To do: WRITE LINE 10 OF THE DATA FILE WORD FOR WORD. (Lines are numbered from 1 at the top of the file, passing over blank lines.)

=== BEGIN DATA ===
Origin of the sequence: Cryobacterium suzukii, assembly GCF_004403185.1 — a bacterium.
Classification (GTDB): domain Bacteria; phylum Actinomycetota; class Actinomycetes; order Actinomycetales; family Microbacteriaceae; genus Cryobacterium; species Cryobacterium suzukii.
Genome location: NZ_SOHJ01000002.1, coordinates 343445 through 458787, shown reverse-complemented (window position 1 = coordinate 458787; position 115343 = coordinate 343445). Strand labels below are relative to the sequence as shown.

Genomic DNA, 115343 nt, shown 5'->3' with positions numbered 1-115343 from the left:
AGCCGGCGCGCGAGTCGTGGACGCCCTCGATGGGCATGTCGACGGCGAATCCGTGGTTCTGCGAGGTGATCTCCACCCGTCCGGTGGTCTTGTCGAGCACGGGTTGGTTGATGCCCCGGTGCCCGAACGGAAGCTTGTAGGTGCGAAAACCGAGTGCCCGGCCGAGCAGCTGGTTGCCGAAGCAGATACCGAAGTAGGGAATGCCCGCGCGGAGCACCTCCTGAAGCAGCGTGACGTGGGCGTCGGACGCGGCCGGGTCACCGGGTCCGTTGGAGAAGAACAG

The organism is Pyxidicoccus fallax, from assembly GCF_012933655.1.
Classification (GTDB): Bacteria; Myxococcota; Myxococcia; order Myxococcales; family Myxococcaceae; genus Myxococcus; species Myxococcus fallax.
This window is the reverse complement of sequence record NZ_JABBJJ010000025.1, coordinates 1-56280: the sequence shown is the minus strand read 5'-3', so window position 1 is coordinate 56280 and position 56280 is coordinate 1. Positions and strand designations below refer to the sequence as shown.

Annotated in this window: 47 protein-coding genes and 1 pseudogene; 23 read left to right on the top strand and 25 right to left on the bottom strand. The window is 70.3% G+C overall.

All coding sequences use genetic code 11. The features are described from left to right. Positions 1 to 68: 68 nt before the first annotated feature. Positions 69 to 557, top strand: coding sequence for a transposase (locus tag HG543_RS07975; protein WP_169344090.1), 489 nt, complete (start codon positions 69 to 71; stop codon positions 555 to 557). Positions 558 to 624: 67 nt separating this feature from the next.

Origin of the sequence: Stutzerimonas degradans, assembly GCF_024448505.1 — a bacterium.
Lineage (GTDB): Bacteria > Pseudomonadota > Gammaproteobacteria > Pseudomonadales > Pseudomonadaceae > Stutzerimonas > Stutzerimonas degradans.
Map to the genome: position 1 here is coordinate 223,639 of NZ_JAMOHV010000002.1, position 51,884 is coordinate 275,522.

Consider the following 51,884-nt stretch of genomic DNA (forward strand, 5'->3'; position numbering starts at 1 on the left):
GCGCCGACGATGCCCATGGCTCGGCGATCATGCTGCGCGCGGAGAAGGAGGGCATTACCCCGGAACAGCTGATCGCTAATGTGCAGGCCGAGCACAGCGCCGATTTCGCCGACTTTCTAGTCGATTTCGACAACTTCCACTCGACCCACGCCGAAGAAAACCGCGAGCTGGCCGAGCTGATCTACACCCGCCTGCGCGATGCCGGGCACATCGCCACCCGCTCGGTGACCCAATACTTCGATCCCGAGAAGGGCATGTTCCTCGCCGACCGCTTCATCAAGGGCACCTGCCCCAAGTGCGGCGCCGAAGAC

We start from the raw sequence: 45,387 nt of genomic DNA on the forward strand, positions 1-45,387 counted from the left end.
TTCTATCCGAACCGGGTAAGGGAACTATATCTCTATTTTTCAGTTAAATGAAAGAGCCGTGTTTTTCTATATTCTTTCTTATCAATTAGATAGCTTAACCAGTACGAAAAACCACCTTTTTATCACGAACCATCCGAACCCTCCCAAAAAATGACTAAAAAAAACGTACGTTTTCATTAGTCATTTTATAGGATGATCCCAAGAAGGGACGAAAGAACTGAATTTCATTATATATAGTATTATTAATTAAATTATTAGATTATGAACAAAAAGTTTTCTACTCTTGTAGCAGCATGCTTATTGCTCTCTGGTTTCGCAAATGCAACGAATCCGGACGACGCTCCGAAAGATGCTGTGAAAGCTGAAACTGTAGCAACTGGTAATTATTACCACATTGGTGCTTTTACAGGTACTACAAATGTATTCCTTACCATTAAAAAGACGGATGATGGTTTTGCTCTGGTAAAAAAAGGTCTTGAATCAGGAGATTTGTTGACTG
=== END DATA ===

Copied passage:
All coding sequences use genetic code 11. The features are described from left to right. Positions 1 to 68: 68 nt before the first annotated feature. Positions 69 to 557, top strand: coding sequence for a transposase (locus tag HG543_RS07975; protein WP_169344090.1), 489 nt, complete (start codon positions 69 to 71; stop codon positions 555 to 557). Positions 558 to 624: 67 nt separating this feature from the next.